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Square brackets are most commonly used around the word 'sic' (from the Latin 'sicut', meaning 'just as'), to explain the status of an apparent mistake. Generally, sic means the foregoing mistake (or apparent mistake) was made by the writer/speaker I am quoting; I am but the faithful messenger; in fact I never get anything wrong myself. Book reviewers in particular adore to use sic. It makes them feel terrific, because what it means is that they've spotted this apparent mistake, thank you, so there is no point in writing in. However, there are distinctions within sic: it can signify two different things:

1) This isn't a mistake, actually, it just looks like one to the casual eye.
2) Tee hee, what a dreadful error! But it would be dishonest of me to correct it.

~ From 'Eats, Shoots and Leaves' by Lynne Truss
1) I am grateful to Mrs Bollock sic for the following examples.
2) "Please send a copy of The Time's sic," he wrote.

~ Again, from 'Eats, Shoots and Leaves' by Lynne Truss
de Carly291287 5 juin 2004
(sic) (Latin for "thus") is a bracketed expression used to indicate that an unusual spelling, phrase, or any other preceding quoted material is intended to be read or printed exactly as shown (rather than being an error) and should not be corrected. When found in a French document, (sic) stands for "Sans Intention Comique" (without comic intention) meaning that even if the preceding text could be understood as funny, it was not meant to be. It is used by writers quoting someone to alert the reader to the fact that an error or other weirdness in the quoted material is in the original, and not an error of transcription. "Sic" is almost always enclosed in parentheses.

A simple way to remember what it means is to consider sic as a pnemonic for 'spelt in context'.
1. I M (sic) and tired of literary shortcuts! - Used here to amplify that the shortcut "I M" is a shortcut used intentionally instead of "I am"

2. Not Here Today - I am il (sic).

3. Good grammer sic and spelling is sic important for writing good papers.
de Ravi Abraham 12 janvier 2005
Said in Context

Used in journalism when someone uses slang or misspeaks and the author doesn't correct it to keep the quote intact.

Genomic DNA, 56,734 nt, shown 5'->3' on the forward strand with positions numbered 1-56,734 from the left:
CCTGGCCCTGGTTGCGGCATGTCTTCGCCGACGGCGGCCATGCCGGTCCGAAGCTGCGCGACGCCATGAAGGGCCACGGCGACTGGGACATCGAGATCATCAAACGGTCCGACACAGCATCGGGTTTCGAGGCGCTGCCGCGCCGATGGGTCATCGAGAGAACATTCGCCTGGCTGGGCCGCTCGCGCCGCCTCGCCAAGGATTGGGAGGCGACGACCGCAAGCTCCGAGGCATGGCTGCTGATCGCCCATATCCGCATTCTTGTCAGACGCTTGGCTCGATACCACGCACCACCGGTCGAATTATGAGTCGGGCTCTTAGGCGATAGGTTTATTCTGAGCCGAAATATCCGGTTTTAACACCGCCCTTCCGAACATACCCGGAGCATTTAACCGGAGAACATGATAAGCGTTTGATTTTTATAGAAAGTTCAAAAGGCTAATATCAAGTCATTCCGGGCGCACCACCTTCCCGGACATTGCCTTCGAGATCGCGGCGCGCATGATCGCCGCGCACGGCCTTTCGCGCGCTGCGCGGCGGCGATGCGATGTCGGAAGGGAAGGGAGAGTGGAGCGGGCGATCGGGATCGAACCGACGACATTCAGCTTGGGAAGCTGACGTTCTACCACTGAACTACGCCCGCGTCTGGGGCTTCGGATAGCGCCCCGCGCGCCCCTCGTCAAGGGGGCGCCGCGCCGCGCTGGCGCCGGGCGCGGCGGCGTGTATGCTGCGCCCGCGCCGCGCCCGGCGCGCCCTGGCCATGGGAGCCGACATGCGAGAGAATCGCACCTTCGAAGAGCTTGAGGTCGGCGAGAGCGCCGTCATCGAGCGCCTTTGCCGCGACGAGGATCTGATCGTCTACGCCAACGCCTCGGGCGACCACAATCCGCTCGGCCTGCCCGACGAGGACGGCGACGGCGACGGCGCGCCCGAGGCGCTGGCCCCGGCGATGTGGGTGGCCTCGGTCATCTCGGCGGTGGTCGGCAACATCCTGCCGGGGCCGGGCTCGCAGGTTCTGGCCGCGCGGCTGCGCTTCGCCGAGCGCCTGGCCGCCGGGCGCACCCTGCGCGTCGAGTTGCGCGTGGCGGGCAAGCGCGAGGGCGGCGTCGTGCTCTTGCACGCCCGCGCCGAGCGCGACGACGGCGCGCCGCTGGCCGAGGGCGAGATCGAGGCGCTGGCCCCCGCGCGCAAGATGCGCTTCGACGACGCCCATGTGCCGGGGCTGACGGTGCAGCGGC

"Don't let nobody (sic) come in here"
de Goose48 9 janvier 2006
Used when quoting someone directly (usually in newspapers) and placed after the person being quoted makes a spelling error. The journalist/writer inserts (sic) to inform the reader that they aware of the spelling error but left it that way as to keep the quote verbatim

This is usually used for written quotes ie. letters
the girl wrote a letter to her mother:
"Dear Mum, I want to no (sic) how you have been"
de luke1111111111111111111111 12 décembre 2005
A friendly term used by fans of Slipknot (Maggots) to basically say "stay cool" or "stay the same". Originated from the actual song by Slipknot called "(sic)".
Stay (sic) fucker!
de a_Mad_Teaparty 13 novembre 2007
Used in lieu of "attack," and used in association with the aggressive actions of someone or something, especially a dog.
"Sic 'em, boy!"
"I'm gonna sic him on you."
de labortius 7 décembre 2006
1) also (sic); used when quoting someone and the person being quoted made a spelling error. This shows that the writer is aware of the mistake but doesn't correct it in order to quote properly.

2) used in chats and forums to point out that someone has made a dumb or disgusting remark. Also used to point out spelling and/or grammar mistakes or annoying txt tlk.
Can be used with or without square brackets.
1) "Your (sic) not aware of this mistake, are you?"

A: ur a hot gurl??!1

B: sic
de Zombie Jesus_the second 1 décembre 2010